If the problem persists..and it isnt down to damp in the wall I would suggest repairing the bubbles again, giving the whole wall a couple of coats of oul based undercoat...leave it dry for a few days, give it a rub down to get rid of any nibs and give you a key...then line it using 1000 grade paper and ready mixed paste..

Hope that helps a bit..

Stick around, some of the other regulars on here may offer some more advice..
Many thanks for your reply, really appreciate it.

I got some damp sealer prior to your reply, but it's oil based and says it can be used as a primer, undercoat or even a top coat, so I am guessing this will do the trick.

It's an interior wall, with a bathroom next door.

So I'm right in thinking I should seal first and then fill, not the other way around? The thing that concerns me is I'm trying to fill a recess that's only 2-3mm deep and several inches wide, and I'm worried about the filler not taking properly. Is it more likely to stick to the wall if I fill first and then seal it after?

Many thanks,
It would stick to an undercoat of emulsion ok...not sure about a damp wont hurt to try though..

The reason its betterto seal first is the damp can get to the filler (which is water based) first..if the sealer is there the damp (if it is damp) wont affect the filer

Is the problem only on the outside wall then? or maybe low down where the wall backs on to the bathroom wall?
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The problem is about 2 feet up from the ground. It's an upstairs bedroom and the bathroom is the other side of the wall.

Since the entire room has been such a pain in the back side, I suspect it isn't damp but is something else (I was just being over precatious with the damp sealer because 4 months on I'm fed up of the damn room!)

I'm really hoping I don't have to fill, because I think this is adding to the problem. I've scraped the loose paint and filler away with a razor and then gone over the whole area with a sanding block. Now I've primed it, and the area isn't totally level. I'm hoping to be able to build up the layers of paint to level it out but this might be wishful thinking?
2 feet up?...there woldnt be a bath on the otherside of the wall wit a bit of dodgy silicone sealing the rim of it by any chance would there?
Yes there is a bath the other side of the wall!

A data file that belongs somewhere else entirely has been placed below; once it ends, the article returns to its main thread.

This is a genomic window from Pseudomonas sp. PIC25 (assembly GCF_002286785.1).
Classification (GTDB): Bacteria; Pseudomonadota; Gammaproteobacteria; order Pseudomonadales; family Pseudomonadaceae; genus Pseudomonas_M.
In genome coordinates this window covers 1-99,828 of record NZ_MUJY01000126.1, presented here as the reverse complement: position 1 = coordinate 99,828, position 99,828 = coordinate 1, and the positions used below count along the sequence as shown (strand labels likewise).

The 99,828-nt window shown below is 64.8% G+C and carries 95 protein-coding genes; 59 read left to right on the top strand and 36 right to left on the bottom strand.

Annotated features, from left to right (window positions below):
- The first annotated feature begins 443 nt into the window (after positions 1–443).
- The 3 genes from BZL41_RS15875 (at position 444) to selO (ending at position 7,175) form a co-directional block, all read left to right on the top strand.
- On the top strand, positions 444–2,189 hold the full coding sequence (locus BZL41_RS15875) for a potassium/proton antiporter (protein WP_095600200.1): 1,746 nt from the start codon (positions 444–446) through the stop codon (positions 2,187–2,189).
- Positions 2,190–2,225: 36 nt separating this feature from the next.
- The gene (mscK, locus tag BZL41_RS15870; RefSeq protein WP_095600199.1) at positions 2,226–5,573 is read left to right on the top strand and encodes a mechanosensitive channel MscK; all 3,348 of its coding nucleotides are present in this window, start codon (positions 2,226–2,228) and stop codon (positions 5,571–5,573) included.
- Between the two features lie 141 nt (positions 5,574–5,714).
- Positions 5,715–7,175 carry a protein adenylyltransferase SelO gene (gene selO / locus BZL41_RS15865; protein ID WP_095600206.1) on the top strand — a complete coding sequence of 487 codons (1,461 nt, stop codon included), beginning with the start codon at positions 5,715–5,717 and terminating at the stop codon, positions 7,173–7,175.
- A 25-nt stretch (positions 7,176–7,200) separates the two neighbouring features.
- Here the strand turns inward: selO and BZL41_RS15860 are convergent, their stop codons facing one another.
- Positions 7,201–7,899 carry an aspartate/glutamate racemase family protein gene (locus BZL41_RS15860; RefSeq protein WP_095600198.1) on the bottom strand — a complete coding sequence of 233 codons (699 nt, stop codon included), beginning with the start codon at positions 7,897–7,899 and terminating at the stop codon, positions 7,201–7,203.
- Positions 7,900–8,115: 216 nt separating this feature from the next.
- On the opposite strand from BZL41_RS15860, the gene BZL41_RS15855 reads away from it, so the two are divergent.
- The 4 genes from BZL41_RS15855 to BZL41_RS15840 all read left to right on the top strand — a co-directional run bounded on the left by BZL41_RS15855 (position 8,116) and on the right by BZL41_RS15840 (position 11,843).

The silicone has started to go mouldy again and needs re-doing soon. Do you really think the water could be getting down the side of the bath and having an effect on the other side of the wall? :eek:

EDIT: I just measured, and the affected area is alongside the bath, albeit around 7 inches higher than the bath.
Could well be...

Lets go back to the bubbles it the top coat lifting and leaving the other stuff intact?..or are all layers of paint bubbling?
Hard to tell - some of the bubbles peeled off just the top coat, others seemed to take all layers of paint with them along with a layer of filler.

I've removed the sealant around the bath, and by the side of the bath (around 7 inches lower than where the bubbles are) it's very mouldy and wet. In fact, down the side of the bath it is packed with silicone, tissue paper, expanding foam and grout (the guy who lived here before claimed to be a tradesman but was a total cowboy).

I removed the tiles just above the bath and the plaster behind them is damp although not soaking. I believe it's breeze block behind the plaster.
Well it turns out it was the bath leaking. I removed the tiles and stopped using the shower and no bubbles have returned (although I now need to repaint the wall yet again).

Anyway the reason I haven't been back sooner is because I've spent the last few weeks having the bathroom completely re-done, with Aquapanel behind the tiles and the bath fitted properly, etc.

Call me psychic

I would post more on here if it wasnt for the idle gits who cant be bothered thanking people.. you doing mate?

Call me psychic

I would post more on here if it wasnt for the idle gits who cant be bothered thanking people.. you doing mate?

I'm fine thanks Zamp', how's yourself? good to see ya here again mucca. ;)